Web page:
JV: Yeah, that was before. My band DeYarmond Edison broke up right in the middle of this long time when I had mono and pneumonia in the summer of 2006. During that time, I broke up with my band and then broke up with my girlfriend, and I was also recording Nola, which was her band. We finished that record after we broke up, and then The Rosebuds asked me to produce their record. So I was staying on the couch for a couple months at my girlfriend’s house while I finished The Rosebuds. It was not a comfortable situation, and I was still sick. It’s a long story, but I had a bad liver infection that is still with my to this day. But as soon as The Rosebuds record was done, I took off [laughs].
Treble: With your time producing and judging by your own record, it sounds like you’re the kind of guy who likes to spend a lot of time with the sounds themselves, as opposed to leaving someone else to do it all.
JV: You know, Bach and other composers, maybe they thought about the acoustics of their orchestra, how they would like one room better than another, but with the medium that music is today, most of it is shared recording. So I think it’s most important that that’s reflected correctly, and I take that seriously. I’m not an audiophile, but I take what I know pretty seriously, about how it sounds and how it gets mixed together, and how it’s going to be perceived.
Treble: Just out of personal curiosity, how did you make the vibrating string sound on “Flume”? I ask because I used to record my own music and had tried to make a similar sound, but kept breaking guitar strings from using handheld buffers and things.
JV: It’s a magnetic field you put over the strings called an E-Bow that’s been used in a lot of different genres. It creates a magnetic field between the strings and the magnet, so it gets the string vibrating really, really fast. And then if you slam the magnet against the string, it gives it a break sound. The string itself doesn’t break, hopefully. It’s a very light vibration, but it sounds very violent.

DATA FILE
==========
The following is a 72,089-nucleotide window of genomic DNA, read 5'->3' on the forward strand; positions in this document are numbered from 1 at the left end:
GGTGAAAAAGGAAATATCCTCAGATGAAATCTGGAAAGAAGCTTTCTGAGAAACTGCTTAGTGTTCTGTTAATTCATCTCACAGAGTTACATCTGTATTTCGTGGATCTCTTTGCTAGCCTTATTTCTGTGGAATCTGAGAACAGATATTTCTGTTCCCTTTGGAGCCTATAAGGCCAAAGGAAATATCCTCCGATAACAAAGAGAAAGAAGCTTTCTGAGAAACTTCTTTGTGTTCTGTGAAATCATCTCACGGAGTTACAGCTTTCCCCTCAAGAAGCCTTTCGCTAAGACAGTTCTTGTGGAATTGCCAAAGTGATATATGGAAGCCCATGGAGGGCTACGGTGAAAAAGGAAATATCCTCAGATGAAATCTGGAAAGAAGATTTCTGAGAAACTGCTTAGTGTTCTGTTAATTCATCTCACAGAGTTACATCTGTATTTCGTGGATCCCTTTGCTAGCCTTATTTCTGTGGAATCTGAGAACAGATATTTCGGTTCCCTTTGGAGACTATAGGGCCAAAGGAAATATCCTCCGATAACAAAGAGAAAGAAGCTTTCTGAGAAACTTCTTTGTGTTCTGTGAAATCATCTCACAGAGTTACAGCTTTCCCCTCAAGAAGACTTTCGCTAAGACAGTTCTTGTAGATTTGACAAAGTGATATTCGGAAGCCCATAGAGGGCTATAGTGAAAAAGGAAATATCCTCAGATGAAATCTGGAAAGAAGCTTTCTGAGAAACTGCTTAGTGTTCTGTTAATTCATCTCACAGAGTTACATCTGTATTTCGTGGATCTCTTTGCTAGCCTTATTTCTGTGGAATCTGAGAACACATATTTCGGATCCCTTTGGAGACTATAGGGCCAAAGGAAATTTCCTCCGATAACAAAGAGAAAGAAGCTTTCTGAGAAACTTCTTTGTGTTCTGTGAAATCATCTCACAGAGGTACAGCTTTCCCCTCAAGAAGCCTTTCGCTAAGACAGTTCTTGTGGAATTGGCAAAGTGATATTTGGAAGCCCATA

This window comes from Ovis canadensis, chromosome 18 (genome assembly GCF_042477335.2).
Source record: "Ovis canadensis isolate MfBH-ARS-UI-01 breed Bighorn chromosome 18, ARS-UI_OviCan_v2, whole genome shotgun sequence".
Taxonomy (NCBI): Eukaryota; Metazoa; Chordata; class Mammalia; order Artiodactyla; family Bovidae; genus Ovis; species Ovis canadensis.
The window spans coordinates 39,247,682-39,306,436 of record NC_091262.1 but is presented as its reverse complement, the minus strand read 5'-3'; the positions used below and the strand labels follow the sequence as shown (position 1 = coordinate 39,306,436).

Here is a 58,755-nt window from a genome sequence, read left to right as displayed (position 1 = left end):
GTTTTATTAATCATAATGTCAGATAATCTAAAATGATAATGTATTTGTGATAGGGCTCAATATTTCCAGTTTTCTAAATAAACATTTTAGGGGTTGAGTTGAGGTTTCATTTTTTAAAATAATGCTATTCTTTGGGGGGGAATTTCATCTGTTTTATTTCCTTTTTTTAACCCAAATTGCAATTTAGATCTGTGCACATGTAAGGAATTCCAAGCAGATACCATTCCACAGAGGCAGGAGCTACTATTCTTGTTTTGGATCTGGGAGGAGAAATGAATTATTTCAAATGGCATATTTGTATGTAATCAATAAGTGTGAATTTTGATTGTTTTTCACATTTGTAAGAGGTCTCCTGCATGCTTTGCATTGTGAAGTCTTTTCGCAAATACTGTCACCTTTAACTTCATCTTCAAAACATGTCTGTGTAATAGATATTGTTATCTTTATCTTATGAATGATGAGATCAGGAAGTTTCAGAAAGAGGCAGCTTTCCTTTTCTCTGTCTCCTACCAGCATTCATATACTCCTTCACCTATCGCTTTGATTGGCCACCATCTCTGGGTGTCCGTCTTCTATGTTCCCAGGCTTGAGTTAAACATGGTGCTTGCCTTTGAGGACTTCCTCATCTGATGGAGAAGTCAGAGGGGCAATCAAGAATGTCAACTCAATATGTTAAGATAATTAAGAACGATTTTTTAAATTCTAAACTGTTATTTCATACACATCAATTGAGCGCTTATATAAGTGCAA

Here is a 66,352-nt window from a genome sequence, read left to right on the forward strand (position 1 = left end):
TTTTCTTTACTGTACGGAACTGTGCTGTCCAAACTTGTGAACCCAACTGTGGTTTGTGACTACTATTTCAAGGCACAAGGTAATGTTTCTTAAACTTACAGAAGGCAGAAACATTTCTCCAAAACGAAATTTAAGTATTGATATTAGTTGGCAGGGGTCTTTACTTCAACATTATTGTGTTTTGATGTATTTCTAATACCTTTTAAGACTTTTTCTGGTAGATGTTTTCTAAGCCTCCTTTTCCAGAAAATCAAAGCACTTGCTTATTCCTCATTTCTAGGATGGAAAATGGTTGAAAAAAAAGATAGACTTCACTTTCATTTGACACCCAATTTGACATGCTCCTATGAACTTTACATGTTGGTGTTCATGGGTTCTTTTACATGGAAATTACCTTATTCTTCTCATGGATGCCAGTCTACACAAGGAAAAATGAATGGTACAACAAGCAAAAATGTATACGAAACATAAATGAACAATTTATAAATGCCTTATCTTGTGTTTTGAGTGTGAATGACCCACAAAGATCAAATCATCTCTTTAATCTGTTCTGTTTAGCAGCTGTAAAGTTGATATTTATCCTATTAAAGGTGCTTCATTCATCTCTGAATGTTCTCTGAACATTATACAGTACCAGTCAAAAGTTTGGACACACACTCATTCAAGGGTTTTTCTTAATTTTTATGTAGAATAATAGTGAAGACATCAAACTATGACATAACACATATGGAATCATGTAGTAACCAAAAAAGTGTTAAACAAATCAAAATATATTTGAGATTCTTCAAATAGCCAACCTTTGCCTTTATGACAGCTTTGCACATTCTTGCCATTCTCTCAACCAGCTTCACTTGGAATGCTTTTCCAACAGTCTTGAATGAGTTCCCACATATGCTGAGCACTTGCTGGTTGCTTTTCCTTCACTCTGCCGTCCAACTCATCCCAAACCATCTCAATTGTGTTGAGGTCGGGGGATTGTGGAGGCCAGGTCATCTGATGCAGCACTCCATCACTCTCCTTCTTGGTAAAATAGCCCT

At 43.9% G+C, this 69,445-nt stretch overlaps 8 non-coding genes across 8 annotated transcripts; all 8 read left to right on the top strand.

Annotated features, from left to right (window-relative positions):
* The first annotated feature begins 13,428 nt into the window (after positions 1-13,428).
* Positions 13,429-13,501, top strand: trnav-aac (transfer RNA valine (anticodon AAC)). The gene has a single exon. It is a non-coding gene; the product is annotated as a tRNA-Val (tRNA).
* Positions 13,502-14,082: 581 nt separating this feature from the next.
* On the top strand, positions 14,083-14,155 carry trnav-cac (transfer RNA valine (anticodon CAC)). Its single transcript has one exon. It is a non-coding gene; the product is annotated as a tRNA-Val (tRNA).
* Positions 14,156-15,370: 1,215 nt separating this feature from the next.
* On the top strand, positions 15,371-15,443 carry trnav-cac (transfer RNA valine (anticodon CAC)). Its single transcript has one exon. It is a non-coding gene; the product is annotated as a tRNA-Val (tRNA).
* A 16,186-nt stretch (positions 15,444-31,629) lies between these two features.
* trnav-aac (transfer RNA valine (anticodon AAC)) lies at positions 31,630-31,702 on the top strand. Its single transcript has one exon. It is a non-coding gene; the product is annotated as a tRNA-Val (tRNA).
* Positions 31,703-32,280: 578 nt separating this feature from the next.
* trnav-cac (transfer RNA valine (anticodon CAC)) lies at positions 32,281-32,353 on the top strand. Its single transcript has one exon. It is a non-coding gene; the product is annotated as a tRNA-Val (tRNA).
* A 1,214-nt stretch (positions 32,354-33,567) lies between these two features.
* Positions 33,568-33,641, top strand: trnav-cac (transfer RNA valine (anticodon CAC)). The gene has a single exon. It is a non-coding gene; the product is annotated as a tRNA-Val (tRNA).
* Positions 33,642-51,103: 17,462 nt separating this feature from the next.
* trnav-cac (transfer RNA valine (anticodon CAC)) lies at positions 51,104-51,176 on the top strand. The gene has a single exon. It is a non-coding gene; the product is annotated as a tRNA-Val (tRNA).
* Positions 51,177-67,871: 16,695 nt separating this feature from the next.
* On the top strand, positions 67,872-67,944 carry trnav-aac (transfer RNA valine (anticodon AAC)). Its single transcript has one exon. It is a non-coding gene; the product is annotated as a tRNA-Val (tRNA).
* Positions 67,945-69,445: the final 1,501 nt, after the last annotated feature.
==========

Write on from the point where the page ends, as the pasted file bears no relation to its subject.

Treble: In another recent interview, you mentioned a unique method you had of coming up with your vocal parts – how you would not come up with the lyrics first, but the actual vocals, which you would then “interpret” into words.
JV: It’s exciting for me. It’s a new thing. Basically, I had a lot on my mind, but it was stuff that I had tried to write about. I would get so tired of it and get to where I was kinda giving up trying to make music a career. I thought maybe I could record bands, but I had run out of things to write about. But I still had all these things on my mind that had been unexpressed, like un-extracted, I guess you’d say. I’d record a line in “Lump Sum,” then I’d go back and record a melody, and then if I liked the first line but didn’t like the second line, I’d go back and record syllables of a melody. So I’d have the melody, then I’d double that with the new syllables. And it kinda sounds like jargon: two people saying different things.
Treble: Uh huh …
JV: And I’d do that for all the songs, then I’d go back and listen to them about 20 times and write down what I thought I heard. It would be different every time. I compiled them and, at the end, it was very interesting for me; it was very freeing. I found all this shit, all this grudge and meaning in what I was singing, these syllables. It was weird to put them together and match them up to the sounds that I was hearing. I was able to get every sound and nuance of the voice on a musical level, with phrasing and the way words sound natural going after each other. Good lyricists are also people who just put words in good order ’cause they sound good together. So I was able to do all that completely unhinged, instead of having to make words that rhyme or whatever, and I was able to get lyrics that were born and meaningful to me in a way that was distant and new. It wasn’t like I was pulling them out of my heart and putting them on a piece of paper. It was a roundabout way of doing it and I ended up writing some of my favorite songs that way.